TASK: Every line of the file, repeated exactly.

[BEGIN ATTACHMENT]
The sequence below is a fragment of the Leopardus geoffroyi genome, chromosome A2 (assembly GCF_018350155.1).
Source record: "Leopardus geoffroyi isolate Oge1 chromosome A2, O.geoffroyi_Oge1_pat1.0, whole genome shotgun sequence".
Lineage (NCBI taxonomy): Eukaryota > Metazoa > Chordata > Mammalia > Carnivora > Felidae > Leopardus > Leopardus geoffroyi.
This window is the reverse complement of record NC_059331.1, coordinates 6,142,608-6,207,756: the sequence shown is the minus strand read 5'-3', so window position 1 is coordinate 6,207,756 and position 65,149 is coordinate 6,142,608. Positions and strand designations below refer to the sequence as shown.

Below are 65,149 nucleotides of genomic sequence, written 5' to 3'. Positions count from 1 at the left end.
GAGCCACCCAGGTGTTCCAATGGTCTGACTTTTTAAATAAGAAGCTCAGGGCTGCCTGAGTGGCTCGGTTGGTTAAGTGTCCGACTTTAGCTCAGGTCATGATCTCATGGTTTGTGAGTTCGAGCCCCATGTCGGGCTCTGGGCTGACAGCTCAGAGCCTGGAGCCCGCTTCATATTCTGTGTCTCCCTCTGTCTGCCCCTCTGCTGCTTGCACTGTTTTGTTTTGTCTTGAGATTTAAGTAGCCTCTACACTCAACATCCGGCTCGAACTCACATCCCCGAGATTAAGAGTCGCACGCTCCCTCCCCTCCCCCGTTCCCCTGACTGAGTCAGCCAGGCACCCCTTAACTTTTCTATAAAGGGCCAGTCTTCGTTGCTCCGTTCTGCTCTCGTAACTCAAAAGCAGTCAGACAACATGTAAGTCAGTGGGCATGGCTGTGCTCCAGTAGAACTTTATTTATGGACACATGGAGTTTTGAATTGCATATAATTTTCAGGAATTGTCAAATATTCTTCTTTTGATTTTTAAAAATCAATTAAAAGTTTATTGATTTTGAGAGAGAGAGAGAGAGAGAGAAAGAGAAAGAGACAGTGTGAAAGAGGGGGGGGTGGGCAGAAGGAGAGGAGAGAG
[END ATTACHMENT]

The sequence below is a fragment of the Leopardus geoffroyi genome, chromosome A2 (assembly GCF_018350155.1).
Source record: "Leopardus geoffroyi isolate Oge1 chromosome A2, O.geoffroyi_Oge1_pat1.0, whole genome shotgun sequence".
Lineage (NCBI taxonomy): Eukaryota > Metazoa > Chordata > Mammalia > Carnivora > Felidae > Leopardus > Leopardus geoffroyi.
This window is the reverse complement of record NC_059331.1, coordinates 6,142,608-6,207,756: the sequence shown is the minus strand read 5'-3', so window position 1 is coordinate 6,207,756 and position 65,149 is coordinate 6,142,608. Positions and strand designations below refer to the sequence as shown.

Below are 65,149 nucleotides of genomic sequence, written 5' to 3'. Positions count from 1 at the left end.
GAGCCACCCAGGTGTTCCAATGGTCTGACTTTTTAAATAAGAAGCTCAGGGCTGCCTGAGTGGCTCGGTTGGTTAAGTGTCCGACTTTAGCTCAGGTCATGATCTCATGGTTTGTGAGTTCGAGCCCCATGTCGGGCTCTGGGCTGACAGCTCAGAGCCTGGAGCCCGCTTCATATTCTGTGTCTCCCTCTGTCTGCCCCTCTGCTGCTTGCACTGTTTTGTTTTGTCTTGAGATTTAAGTAGCCTCTACACTCAACATCCGGCTCGAACTCACATCCCCGAGATTAAGAGTCGCACGCTCCCTCCCCTCCCCCGTTCCCCTGACTGAGTCAGCCAGGCACCCCTTAACTTTTCTATAAAGGGCCAGTCTTCGTTGCTCCGTTCTGCTCTCGTAACTCAAAAGCAGTCAGACAACATGTAAGTCAGTGGGCATGGCTGTGCTCCAGTAGAACTTTATTTATGGACACATGGAGTTTTGAATTGCATATAATTTTCAGGAATTGTCAAATATTCTTCTTTTGATTTTTAAAAATCAATTAAAAGTTTATTGATTTTGAGAGAGAGAGAGAGAGAGAGAAAGAGAAAGAGACAGTGTGAAAGAGGGGGGGGTGGGCAGAAGGAGAGGAGAGAG